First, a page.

Spanish conquistadors may have brought knowledge of the omelet back with them from American exploits. Their chronicles mention what might be an omelet made from many birds (Seagulls? Robins? Parakeets?). The first legitimately documented appearance of the omelet in Spain was in Navarro in 1817, and legend has it that a general named Zumalacárregui invented it as sustenance for the troops while amid the first Carlist War during the siege of Bilbao. (Incidentally, the inventive general was shot in the leg and treated so poorly that he died. The doctor's name supposedly was Petrikillo, which now, according to Wikipedia, means "'quack' or 'dodgy healer'" in Basque.)

So as you can probably see, there is a lot of history, hearsay, and legend surrounding this venerable food and everyone has their own version of making it, however, the best that I experienced was at the top of that rock in the middle of the ocean after a 241-step hike to the fortress of Gaztelugatxe.

A panoramic view of the top of "castle rock."

Josu explained to me that not all tortilla is created equal. This I noticed just by the simple experience of trying it at different cafes each week. You could tell, for instance, if the chef boiled the potatoes instead of sautéing them because it made the insides soggy (apparently there is a difference between "juicy" and "soggy"). Or if the restaurant used boxed eggs instead of the in-shell variety because the body of the omelet took on the texture of a Twinkie™.

I had to admit that Josu's inch-and-a-half thick tortilla, which I was eating with my hands was in fact superior. My compliments to the chef compelled him to share with me his “secret” recipe.

To round out my knowledge of the famed tortilla I decided to try and cook it for myself. I was excited to have some Basque cooking skills to show off when I got home. Sure, the process involved removing the half-cooked mixture from the pan, flipping it over onto a large platter, and replacing it upside down, but how hard could it be? After all, I had all of the knowledge of history to help me. Still, I probably should've consulted a recipe instead of just origin stories.

Needless to say, my food experiment resulted in failure. Without the recipe I missed a few crucial steps (at one point the whole mess nearly slimed off a serving plate onto the floor). The good thing about tortilla though, is that when it’s not in its proper sliceable form, it just becomes a scramble, which, though there is something less satisfying about, still works.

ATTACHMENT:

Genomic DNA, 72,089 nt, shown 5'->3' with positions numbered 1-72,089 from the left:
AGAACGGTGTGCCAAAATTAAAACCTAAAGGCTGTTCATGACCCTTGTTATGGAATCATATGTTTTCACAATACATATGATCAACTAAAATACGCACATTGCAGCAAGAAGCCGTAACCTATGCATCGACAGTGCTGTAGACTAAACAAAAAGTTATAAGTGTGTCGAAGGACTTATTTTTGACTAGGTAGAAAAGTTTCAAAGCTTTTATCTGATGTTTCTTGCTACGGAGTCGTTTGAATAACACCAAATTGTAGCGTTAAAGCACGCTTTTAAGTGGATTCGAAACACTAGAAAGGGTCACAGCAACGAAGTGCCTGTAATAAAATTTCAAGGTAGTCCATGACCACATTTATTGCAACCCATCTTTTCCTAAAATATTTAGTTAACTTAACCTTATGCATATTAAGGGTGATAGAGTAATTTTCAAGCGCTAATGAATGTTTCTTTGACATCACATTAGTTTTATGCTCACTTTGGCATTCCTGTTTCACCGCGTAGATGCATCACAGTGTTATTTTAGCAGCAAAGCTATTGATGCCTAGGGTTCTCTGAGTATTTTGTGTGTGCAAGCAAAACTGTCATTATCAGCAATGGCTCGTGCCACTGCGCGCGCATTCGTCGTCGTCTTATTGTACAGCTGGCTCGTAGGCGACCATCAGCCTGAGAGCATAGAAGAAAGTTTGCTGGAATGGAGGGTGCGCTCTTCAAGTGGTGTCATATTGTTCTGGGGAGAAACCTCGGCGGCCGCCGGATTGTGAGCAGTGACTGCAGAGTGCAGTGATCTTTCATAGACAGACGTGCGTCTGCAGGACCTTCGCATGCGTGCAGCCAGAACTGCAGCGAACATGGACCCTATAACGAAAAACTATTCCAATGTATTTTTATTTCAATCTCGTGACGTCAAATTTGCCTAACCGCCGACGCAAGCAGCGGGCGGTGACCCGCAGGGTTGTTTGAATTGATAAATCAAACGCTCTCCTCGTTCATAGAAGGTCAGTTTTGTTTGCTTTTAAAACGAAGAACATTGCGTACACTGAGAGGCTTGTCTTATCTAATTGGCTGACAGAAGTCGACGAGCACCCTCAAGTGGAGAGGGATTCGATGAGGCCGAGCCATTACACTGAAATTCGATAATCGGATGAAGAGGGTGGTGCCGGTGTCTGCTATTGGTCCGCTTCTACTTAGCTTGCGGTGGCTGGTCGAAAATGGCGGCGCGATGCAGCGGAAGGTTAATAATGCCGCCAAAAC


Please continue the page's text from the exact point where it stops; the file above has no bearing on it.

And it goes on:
I was determined to perfect the traditional recipe eventually, but in that moment I made do with my lack (of skills/tools/ingredients/a valid recipe.)

Below please enjoy the microwave version I invented one morning when faced with the extra ingredients of my failure (which I'm sure General Zumalacárregui would've invented if he'd had access to a microwave.) It is inspiration for my future cookbook entitled “Traditionally Microwaved Meals."

Tortilla Sin Esfuerzo

Prep time: 5-10 minutes

Cook time: 15-20 minutes

Tools:

  • Non-stick frying pan
  • A cereal bowl
  • A whisk (optional)

Ingredients:

  • 2-3 eggs
  • Sunflower oil (or olive oil)
  • One mid-sized to small  potato
  • 1/2 yellow onion 
  • A few cloves of garlic
  • 1/2 tsp salt
  • A splash of cream

Instructions:

  • Dice the onions, garlic, and potatoes into small thumbtack sized pieces. Sauté in oil on medium heat until onions are beginning to brown (5-7 minutes).
  • Whisk the eggs and splash of cream together in the bowl

  • Put the salt, onions, garlic, and potatoes into the bowl of whisked egg and mix them in.
  • Put all of it in the microwave for 8-10 minutes (stop and poke it about half-way through if the egg starts rising out of he bowl like the Stay Puft Marshmallow Man™)

  • Eat it (recommended with a fresh baguette)

*Heidi McKinley is a senior from Cedar Falls, IA majoring in journalism and psychology at the University of Iowa. She is currently studying abroad on the USAC program in Bilbao, Spain.